"I felt like I had to throw it over the middle of the plate and hope they swung and missed or else it wasn't going to be called a strike," said Wacha, who was eventually spared his fourth season loss by the Cardinals' come-from-behind, 6-5 win. "I felt really good. I felt like I was hitting my spots for most of the night, just wasn't getting the calls unless they swung at it."
Molina said he talked back-and-forth with Hoberg throughout much of the first five innings in attempt to get Wacha an expanded zone. It never came, and Molina eventually lost his temper when, after Wacha's 2-2 pitch on the outside corner was not called an inning-ending strike three, Montero flipped a two-run Cubs deficit into a one-run Chicago lead, 5-4.
"Michael was pitching well. That's the sad part," said Molina. "[The strike zone] was like that all night. He's a young umpire, and he needs to figure out a better strike zone. That's it."
The pitch f/x tracker on MLB Advanced Media's Gameday feature showed the 2-2 pitch catching the outside corner of the plate.
Before right fielder Jason Heyward had even thrown the ball back into the infield, Molina was already in Hoberg's face. He was promptly ejected.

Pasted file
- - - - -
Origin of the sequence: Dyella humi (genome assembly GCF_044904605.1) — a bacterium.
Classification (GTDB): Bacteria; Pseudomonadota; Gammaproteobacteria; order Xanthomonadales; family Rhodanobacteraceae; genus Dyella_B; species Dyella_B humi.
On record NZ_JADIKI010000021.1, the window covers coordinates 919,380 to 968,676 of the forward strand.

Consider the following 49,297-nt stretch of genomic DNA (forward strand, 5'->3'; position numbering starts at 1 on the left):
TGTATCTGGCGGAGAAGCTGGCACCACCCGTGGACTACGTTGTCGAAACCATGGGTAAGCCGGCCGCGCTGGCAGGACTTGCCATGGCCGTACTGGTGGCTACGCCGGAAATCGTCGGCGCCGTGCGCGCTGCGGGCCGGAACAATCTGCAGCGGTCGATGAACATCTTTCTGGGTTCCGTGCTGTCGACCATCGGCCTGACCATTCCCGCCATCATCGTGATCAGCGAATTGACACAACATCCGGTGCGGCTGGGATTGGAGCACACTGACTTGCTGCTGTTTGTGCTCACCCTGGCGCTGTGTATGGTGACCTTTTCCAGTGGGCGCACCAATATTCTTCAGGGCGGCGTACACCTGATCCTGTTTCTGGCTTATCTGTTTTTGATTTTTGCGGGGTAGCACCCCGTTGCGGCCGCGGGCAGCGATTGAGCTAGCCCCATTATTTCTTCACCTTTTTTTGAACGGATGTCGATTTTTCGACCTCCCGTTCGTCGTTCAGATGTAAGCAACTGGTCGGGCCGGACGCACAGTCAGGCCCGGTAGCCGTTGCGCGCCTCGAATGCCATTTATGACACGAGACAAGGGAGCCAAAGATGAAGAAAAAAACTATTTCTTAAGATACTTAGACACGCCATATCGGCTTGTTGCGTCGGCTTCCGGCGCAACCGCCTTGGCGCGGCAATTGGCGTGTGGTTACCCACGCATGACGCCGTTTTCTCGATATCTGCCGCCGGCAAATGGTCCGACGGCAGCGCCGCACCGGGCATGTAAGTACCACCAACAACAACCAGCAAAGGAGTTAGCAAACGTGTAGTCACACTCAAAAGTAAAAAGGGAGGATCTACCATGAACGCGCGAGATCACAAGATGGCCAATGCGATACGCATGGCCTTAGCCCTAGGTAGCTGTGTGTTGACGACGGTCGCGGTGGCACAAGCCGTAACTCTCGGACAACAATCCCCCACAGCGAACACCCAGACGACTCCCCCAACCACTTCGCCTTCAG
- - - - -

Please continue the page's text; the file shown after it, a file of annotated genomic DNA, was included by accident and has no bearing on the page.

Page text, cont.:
"I didn't really know what was going on," Wacha said. "I was watching the ball. He was just fighting for me back there, and you love to see that as a pitcher from your catcher."
Matheny was then tossed after racing onto the field to continue the argument. It was Matheny's second ejection of the season and the fourth time Molina has been tossed in his career.
"I anticipated it was going to happen to Yadi because once the ball was going in the air, I don't know why, I was watching Yadi instead of what the ball was doing," Matheny said. "And I was trying to figure out how to get out there and not be standing around home plate in case the ball got in there. But I knew he was going to have a short shelf life the way he was going at it. He just takes so much pride in what he does behind the plate, seeing the ball, and walking his pitchers through tough situations like that one. And when he felt he got slighted I knew it wasn't going to end well."
The Cardinals were already irritated with Hoberg after the fair call he made while serving as the first-base umpire in Game 2 of Tuesday's doubleheader. Hoberg ejected Seth Maness in that game for Maness' reaction to the call, which came on Addison Russell's chopper down the first-base line. The hit was not reviewable, though Maness and first baseman Mark Reynolds were adamant that the ball skipped down the line foul.
Replays did not show a clear angle of where the ball was when it passed by first base, though they did show that the ball bounced in foul territory on its way toward the bag. Russell's RBI single tied the game in an eventual 5-3 Chicago win.
Jenifer Langosch is a reporter for MLB.com. Read her blog, By Gosh, It's Langosch, follow her on Twitter @LangoschMLB, like her Facebook page Jenifer Langosch for Cardinals.com and listen to her podcast. This story was not subject to the approval of Major League Baseball or its clubs.